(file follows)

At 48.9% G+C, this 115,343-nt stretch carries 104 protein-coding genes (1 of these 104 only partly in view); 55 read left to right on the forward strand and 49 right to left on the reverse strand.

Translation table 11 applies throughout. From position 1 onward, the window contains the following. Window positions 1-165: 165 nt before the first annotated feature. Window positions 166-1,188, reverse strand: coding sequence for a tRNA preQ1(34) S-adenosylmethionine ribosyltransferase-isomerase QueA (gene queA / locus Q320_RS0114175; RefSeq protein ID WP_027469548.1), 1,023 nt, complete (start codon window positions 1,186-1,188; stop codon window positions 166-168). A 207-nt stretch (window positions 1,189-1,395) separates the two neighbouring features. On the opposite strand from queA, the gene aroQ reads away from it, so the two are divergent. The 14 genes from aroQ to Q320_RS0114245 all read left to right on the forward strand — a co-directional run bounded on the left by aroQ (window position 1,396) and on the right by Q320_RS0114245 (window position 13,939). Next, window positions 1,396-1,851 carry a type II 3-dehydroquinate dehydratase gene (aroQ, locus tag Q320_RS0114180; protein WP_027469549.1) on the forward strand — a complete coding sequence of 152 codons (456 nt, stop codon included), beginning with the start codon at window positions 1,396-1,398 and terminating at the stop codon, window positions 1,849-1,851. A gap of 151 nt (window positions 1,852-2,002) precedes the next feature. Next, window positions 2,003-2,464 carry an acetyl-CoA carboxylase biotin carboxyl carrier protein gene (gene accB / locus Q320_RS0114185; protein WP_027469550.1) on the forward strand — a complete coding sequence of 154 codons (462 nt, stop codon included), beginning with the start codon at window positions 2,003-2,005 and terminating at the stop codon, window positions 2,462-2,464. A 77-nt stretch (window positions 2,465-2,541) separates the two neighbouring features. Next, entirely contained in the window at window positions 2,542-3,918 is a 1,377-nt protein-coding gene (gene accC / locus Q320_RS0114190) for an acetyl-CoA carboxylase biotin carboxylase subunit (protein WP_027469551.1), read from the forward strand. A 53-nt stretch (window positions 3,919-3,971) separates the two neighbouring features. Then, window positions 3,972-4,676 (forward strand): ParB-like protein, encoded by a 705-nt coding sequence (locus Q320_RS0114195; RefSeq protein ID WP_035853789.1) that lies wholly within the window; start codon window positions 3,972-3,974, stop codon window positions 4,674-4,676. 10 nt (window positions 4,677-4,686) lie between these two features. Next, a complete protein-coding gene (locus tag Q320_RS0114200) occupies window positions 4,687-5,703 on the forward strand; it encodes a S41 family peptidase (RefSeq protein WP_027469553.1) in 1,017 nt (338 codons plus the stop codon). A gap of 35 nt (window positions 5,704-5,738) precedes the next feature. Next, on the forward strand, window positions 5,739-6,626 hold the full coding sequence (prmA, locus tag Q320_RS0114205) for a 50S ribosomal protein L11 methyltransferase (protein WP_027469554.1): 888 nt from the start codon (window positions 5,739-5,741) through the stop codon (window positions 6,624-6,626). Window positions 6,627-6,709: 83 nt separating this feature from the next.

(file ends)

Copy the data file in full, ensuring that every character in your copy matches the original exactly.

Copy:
At 48.9% G+C, this 115,343-nt stretch carries 104 protein-coding genes (1 of these 104 only partly in view); 55 read left to right on the forward strand and 49 right to left on the reverse strand.

Translation table 11 applies throughout. From position 1 onward, the window contains the following. Window positions 1-165: 165 nt before the first annotated feature. Window positions 166-1,188, reverse strand: coding sequence for a tRNA preQ1(34) S-adenosylmethionine ribosyltransferase-isomerase QueA (gene queA / locus Q320_RS0114175; RefSeq protein ID WP_027469548.1), 1,023 nt, complete (start codon window positions 1,186-1,188; stop codon window positions 166-168). A 207-nt stretch (window positions 1,189-1,395) separates the two neighbouring features. On the opposite strand from queA, the gene aroQ reads away from it, so the two are divergent. The 14 genes from aroQ to Q320_RS0114245 all read left to right on the forward strand — a co-directional run bounded on the left by aroQ (window position 1,396) and on the right by Q320_RS0114245 (window position 13,939). Next, window positions 1,396-1,851 carry a type II 3-dehydroquinate dehydratase gene (aroQ, locus tag Q320_RS0114180; protein WP_027469549.1) on the forward strand — a complete coding sequence of 152 codons (456 nt, stop codon included), beginning with the start codon at window positions 1,396-1,398 and terminating at the stop codon, window positions 1,849-1,851. A gap of 151 nt (window positions 1,852-2,002) precedes the next feature. Next, window positions 2,003-2,464 carry an acetyl-CoA carboxylase biotin carboxyl carrier protein gene (gene accB / locus Q320_RS0114185; protein WP_027469550.1) on the forward strand — a complete coding sequence of 154 codons (462 nt, stop codon included), beginning with the start codon at window positions 2,003-2,005 and terminating at the stop codon, window positions 2,462-2,464. A 77-nt stretch (window positions 2,465-2,541) separates the two neighbouring features. Next, entirely contained in the window at window positions 2,542-3,918 is a 1,377-nt protein-coding gene (gene accC / locus Q320_RS0114190) for an acetyl-CoA carboxylase biotin carboxylase subunit (protein WP_027469551.1), read from the forward strand. A 53-nt stretch (window positions 3,919-3,971) separates the two neighbouring features. Then, window positions 3,972-4,676 (forward strand): ParB-like protein, encoded by a 705-nt coding sequence (locus Q320_RS0114195; RefSeq protein ID WP_035853789.1) that lies wholly within the window; start codon window positions 3,972-3,974, stop codon window positions 4,674-4,676. 10 nt (window positions 4,677-4,686) lie between these two features. Next, a complete protein-coding gene (locus tag Q320_RS0114200) occupies window positions 4,687-5,703 on the forward strand; it encodes a S41 family peptidase (RefSeq protein WP_027469553.1) in 1,017 nt (338 codons plus the stop codon). A gap of 35 nt (window positions 5,704-5,738) precedes the next feature. Next, on the forward strand, window positions 5,739-6,626 hold the full coding sequence (prmA, locus tag Q320_RS0114205) for a 50S ribosomal protein L11 methyltransferase (protein WP_027469554.1): 888 nt from the start codon (window positions 5,739-5,741) through the stop codon (window positions 6,624-6,626). Window positions 6,627-6,709: 83 nt separating this feature from the next.